Friday, June 22, 2012

Straw Man

By now you've probably heard: A few days ago, the US Olympics committee sent a cease and desist letter to Ravelry over their use of the term "ravelympics". Twitter went crazy, and the story was picked up by Gawker and NPR picked up the story. The committee wrote a somewhat lackluster apology, followed by another apology which seemed to calm everyone down, myself included. Amid this indecent, Stephanie Pearl-McPhee, the yarn harlot herself, wrote her own blog post on the issue, which was quickly and widely circulated. Her post was generally more level-headed than most of the other blog posts and passionate 140-character words of indignation I came across. I respect and (mostly) agree with her take on the issue: the committee had every right to defend their name, and to send the sheep and desist letter (couldn't resist- thanks to the Savvy Girls for the great pun). However, I still feel like much of the anger over the incident was totally justified.

The Yarn Harlot's post, at least if she was looking at the same arguments I was (which is a big if), was actually somewhat of a straw man argument. A straw man argument, as I learned in my Freshman-year logic and critical thinking class, is when you distort or misrepresent someone's position and then argue against THAT position, not their actual position. Here's a (somewhat silly) example:

Person A: I just don't like sock knitting. I like than I can get a nice, inexpensive pair of socks at the store. Person B: Aha! So you think that anyone who knits socks is wasting their time? I knit socks, so you're saying that I'm wasting my time!

Person B is upset, but he/she is not representing person A's argument accurately. Person A never said that it was a waste of time to knit socks, he/she just said 'I don't like it'. If person B likes it, rock on. So the Yarn Harlot's point is totally valid, IF the argument was that the committee was wrong in protecting their trademark, that we should all boycott the Olympics, and that knitting is just as hard as being an Olympic athlete. I'm sure that some of the arguments going around were just that, and I can get behind her in her counterarguments for that. There seems, though, to be a big chunk of the argument left out here. There was a particular outrage that wasn't about trademarks, or profit, or even about hurt feelings. It was about the very non-boilerplate language used in the letter (which is why people were still upset after the first apology), which was incendiary and belittling. The passage people were particularly up in arms about was:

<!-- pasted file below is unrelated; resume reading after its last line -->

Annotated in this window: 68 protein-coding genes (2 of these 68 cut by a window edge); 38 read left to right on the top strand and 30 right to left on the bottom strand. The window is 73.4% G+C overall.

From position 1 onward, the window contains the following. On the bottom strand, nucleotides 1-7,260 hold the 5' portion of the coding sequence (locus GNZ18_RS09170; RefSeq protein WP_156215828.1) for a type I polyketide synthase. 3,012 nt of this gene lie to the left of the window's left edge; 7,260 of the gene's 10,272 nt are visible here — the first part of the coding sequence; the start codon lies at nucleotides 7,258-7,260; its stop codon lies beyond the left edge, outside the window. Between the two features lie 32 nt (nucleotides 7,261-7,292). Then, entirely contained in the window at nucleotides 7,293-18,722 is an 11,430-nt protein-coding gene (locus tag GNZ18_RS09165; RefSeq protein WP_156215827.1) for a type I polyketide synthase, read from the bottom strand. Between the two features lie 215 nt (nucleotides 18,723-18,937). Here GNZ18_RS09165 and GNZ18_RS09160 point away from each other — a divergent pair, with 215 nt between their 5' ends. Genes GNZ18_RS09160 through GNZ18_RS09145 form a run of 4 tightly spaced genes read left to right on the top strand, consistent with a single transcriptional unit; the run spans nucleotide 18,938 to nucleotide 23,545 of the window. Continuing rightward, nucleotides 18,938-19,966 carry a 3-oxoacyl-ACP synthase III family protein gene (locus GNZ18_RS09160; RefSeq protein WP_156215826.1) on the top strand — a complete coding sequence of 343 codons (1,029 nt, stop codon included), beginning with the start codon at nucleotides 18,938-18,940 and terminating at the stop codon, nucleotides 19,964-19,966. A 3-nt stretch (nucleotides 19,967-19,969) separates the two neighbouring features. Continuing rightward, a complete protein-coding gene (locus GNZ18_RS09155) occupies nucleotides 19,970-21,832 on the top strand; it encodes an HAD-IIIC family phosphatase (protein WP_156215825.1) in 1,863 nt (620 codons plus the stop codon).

"We believe using the name “Ravelympics” for a competition that involves an afghan marathon, scarf hockey and sweater triathlon, among others, tends to denigrate the true nature of the Olympic Games. In a sense, it is disrespectful to our country’s finest athletes and fails to recognize or appreciate their hard work."
This language is incredibly condescending. It not only implies that knitting is not work, but more more importantly, in the words of the knitmore girls, it "address[es] a group that is primarily made up of women and treat[s] us like we're foolish, stupid, and easily bullied."

We collectively decided to not be the easily bullied, sweet little grandma knitting in a rocking chair. Even many who were actually grandmas, and/or knitting in rocking chairs. I think we can be proud of that.